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5 Things You Need to Know About Voting in NYC

Whether you prefer Romney or Obama, Alabi or Mosley, here's how to make sure you're good to go for the fall 2012 elections.

On July 20, the Board of Elections sent out “Notice of Intent to Cancel” notices to thousands of New York City residents that their NYC registration was about to be canceled because there is a possibility that the an individual with the same name and/or date of birth is registered in another county.  The voter asked to respond back to their respective Borough Board of Election Office within 14 days confirming that the accuracy of the information.

Confusion among some of the recipients followed, so, to clear things up, we chatted with Ashton Stewart, executive director of the League of Women Voters NYC, and here’s what you need to know to make sure you can enter the voting booth snag-free this election cycle: 

1. In New York State, voter registration is permanent. When residents don't vote for several years, the BOE may put them on "inactive status," and remove thir names from the voter lists given to the poll workers. But even if that happens, you can still vote by affidavit ballot at the polls and the Board of Elections will let you know if your vote will be counted, or why it could not be counted (if you missed a change of address deadline, for example).  

2. If you received a “Notice of Intent to Cancel," fill it out and send it back within 14 days of receipt and you’ll be fine for the next election, which are the state Senate and Assembly primaries on Thursday, September 13.* If you didn’t receive a notice, you’ve got nothing to worry about. If you’re not sure, there's a site to double check your voter registration status.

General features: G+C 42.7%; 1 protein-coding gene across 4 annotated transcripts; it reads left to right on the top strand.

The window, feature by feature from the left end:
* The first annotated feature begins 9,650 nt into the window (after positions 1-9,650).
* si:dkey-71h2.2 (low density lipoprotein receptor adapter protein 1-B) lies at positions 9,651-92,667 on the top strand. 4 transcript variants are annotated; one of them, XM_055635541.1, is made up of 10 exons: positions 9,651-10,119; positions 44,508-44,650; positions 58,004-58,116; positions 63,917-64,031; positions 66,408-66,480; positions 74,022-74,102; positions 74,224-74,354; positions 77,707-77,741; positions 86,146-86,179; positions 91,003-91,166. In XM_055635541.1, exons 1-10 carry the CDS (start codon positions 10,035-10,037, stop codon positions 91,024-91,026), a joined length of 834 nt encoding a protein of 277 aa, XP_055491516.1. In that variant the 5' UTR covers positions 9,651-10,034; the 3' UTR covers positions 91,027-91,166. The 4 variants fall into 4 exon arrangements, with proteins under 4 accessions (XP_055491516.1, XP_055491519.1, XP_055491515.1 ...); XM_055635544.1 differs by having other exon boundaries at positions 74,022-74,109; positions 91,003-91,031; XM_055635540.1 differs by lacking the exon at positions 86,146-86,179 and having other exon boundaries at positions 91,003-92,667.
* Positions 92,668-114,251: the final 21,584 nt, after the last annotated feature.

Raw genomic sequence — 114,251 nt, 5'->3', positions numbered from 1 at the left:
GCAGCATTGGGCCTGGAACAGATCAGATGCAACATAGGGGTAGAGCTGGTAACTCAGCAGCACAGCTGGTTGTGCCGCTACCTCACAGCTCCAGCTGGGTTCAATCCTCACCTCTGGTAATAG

3. If you’ve been sent the “Notice of Intent to Cancel," letter but don't have it or missed the deadline, fill out a new voter registraion form available online or at an NYC Board of Elections office by August 19 for the Sept. 13 primary. If you have any questions you can contact the Board of Elections at 866-VOTE NYC. The League of Women Voters NYC can also help. 

4. If you have moved, fill out a voter registration form available online and indicate that you are filling it out to change your address. You can also get one in person at an NYC Board of Elections office. (State law says you have to file the change within 25 days of moving, but even if you haven't done so, go to the new polling site, vote by affidavit ballot and there's a very good chance the BOE will count your vote for the current election. Either way, they will update your new address for the next one). 

5. Vote in the state primary elections on Sept. 13 and the federal and state general elections on Nov. 6. Not sure whom to vote for? The League of Women Voters of New York City will issue a non-partisan voter guide on their website and through the mail in early September. You can follow them on twitter and facebook for updates. In addition, bookmark our, which will be updated closer to the elections. You can also follow the Board of Elections on facebook andtwitter.

 

*The New York Legislature moved this year's primary election to Thursday in order to avoid having it fall on Sept. 11.

Note: This article was updated on August 3 at 4:56 p.m. with new information provided by the New York City Board of Elections.

Matthew in BK August 03, 2012 at 01:57 AM
Another thing you need to know - the City Council and State Legislature have rigged the district boundaries to ensure that only incumbents can be elected. There are almost no competitive Council, Assembly, State Senate or Congressional seats in New York.

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